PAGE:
When we reach menopause, we arrive accompanied by years of experience, and accumulations of knowledge and wisdom. We might also arrive with broken relationships, expired bonds and resentments for past wrongs. It can be difficult to let go when hearts are full of emotions.
What if we knew that fear has no place in our lives? What if your life is actually all about knowing how loved you are for who you are and what you bring? How would that change how you live your life?
I have had the opportunity to get to know elders with life stories encircling the last forty to sixty years. From the space where we first meet, to the following moments shared, we grow together. In this relationship, I also meet their spouses, children, grandchildren, friends and extended family. It is an honor to meet them all and share time with them.
Resiliency & Courage Through the Journey
A gift I receive from our elders is learning about the steps they took in navigating their lives. I am curious and inspired by our elders’ journeys. I love to learn about how they coped through life’s challenges and adventures, and how they are currently coping with present life situations. I learn about their passions, survival during war time, career choices, having children or not, world travel, health challenges and more.
Most times, I am meeting our elders at a time when they are beginning a new chapter in their lives. It may be a time when they are moving from their forever home to give community living a go. Yet, many times they decide on this chapter because of a loss of a partner or a change in health. Or because they’re plain tired of cooking for one. As this may be a hard chapter for many, everyone who is involved in the decision shares reassurances for the future ahead.
Our shared journey of aging is a powerful process. We have so much to learn from each other and much to share with each other. I am grateful to say that many of these meetings have turned into deep, meaningful, supportive friendships.
Love & Respect
One elder friend moved to the community at the age of 94 due to being legally blind. This man had much charisma and a successful career in television. He had survived World War II and shared his meeting with Bobby Kennedy while aiding in his presidential campaign and living through his assassination. I truly appreciated being in his presence and hearing about his life!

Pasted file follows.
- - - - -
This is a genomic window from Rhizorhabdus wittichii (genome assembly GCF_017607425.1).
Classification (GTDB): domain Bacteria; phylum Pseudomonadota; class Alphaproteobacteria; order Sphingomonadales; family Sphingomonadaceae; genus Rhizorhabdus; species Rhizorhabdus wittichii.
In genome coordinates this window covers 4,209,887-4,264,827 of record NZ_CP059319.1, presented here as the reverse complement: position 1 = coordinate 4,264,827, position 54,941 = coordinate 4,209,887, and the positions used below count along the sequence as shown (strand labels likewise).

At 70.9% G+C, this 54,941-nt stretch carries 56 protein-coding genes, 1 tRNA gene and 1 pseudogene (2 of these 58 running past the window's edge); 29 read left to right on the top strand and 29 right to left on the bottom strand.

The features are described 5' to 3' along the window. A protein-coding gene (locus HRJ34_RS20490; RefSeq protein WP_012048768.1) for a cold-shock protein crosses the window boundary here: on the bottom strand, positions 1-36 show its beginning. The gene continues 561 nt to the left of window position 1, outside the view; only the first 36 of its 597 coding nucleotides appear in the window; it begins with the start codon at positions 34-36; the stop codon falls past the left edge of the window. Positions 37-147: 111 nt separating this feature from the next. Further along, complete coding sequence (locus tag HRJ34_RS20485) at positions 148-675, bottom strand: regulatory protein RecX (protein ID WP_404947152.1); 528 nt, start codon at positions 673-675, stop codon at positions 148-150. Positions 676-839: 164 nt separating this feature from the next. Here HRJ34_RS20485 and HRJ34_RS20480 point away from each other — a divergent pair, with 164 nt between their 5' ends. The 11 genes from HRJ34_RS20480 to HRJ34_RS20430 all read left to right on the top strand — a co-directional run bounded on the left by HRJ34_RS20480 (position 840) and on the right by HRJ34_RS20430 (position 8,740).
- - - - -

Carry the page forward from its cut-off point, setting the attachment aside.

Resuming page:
One day he asked me, “Do you live your life with a road map? A plan?” I pondered his question and concluded the first 31 years of my life I followed a road map. Then one day, I placed my road map into a box, stored it with all my physical belongings and chose a new map. This new map was chosen with my heart, my spirit. I did not know what the end result would be. It felt right at that time in my life.
I met a female elder in her 90s who shared her spirit with grace and determination with me for over three years. The love and respect we shared was genuine. At least four days a week, we would meet in the dining room or on the pathway. Our moment of engagement was looking into each other’s eyes and speaking to our loving hopes and respectful wishes for the day. We both wanted the very best for each other, in all of our days.
This is a glimpse into the relationships I have made over the last five years. The elders and their family members have brought value to my days and years. My wish for you: may you applaud your courage through aging, continue to soar with your spirit and cultivate continued respect for you and our elders.
Consider that we are all energy and our bodies are 99.9% space. If we are “space,” what does that mean? For me, it means we are part of all that is. We are basically a Sensing Being of frequency and vibration wrapped in form and structure created by our point of view.
When you feel stressed or bored, what do you generally do? The answer to this question may vary from person to person. Some will say they go to sleep while another will say I go for a walk etc. For my part, I would suggest you listen to beautiful and soothing music whenever you feel stressed due to menopausal pain. Music has the power of healing.